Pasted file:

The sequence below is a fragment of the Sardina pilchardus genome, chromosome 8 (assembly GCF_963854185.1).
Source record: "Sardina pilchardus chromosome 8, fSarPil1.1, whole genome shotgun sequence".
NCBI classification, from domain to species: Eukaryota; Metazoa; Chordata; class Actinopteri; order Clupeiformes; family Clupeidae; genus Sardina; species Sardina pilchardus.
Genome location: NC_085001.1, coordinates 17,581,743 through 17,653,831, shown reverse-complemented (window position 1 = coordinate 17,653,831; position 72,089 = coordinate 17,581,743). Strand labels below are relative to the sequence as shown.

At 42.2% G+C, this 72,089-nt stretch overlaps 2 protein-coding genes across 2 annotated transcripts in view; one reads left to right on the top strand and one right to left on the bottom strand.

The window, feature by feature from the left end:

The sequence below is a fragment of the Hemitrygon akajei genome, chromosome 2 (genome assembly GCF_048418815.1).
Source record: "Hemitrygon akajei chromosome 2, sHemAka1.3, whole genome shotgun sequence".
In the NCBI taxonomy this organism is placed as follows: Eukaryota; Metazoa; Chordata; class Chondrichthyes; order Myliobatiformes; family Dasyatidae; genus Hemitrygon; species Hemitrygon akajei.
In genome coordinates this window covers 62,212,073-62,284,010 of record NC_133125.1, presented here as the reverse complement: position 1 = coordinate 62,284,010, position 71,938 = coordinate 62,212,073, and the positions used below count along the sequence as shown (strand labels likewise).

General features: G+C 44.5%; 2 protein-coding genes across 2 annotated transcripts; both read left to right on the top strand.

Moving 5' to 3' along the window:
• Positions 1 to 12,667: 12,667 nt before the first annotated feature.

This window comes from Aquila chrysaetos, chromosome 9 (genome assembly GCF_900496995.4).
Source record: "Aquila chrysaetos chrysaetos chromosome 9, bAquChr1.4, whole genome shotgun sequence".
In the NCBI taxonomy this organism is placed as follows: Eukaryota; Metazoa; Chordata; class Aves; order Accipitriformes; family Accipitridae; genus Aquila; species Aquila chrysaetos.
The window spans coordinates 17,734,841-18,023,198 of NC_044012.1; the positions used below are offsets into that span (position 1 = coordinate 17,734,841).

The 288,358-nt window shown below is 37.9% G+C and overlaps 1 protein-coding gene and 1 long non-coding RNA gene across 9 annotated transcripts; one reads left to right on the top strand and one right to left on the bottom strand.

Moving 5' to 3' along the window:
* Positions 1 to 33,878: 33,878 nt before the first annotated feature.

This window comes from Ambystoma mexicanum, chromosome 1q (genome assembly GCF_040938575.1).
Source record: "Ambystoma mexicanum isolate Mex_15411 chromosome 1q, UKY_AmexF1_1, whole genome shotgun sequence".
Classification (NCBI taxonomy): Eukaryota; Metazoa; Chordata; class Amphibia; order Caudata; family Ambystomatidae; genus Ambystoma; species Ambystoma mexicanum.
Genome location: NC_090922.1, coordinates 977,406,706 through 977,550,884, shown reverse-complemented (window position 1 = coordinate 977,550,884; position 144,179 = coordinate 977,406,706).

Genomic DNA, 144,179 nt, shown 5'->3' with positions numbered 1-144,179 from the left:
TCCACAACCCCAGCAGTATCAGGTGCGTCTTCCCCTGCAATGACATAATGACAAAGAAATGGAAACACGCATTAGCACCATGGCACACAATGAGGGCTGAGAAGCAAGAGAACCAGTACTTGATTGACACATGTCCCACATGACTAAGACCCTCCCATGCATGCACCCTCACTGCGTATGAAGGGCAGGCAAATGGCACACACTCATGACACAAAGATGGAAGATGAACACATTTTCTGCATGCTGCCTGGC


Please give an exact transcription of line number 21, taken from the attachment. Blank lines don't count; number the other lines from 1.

This window comes from Ambystoma mexicanum, chromosome 1q (genome assembly GCF_040938575.1).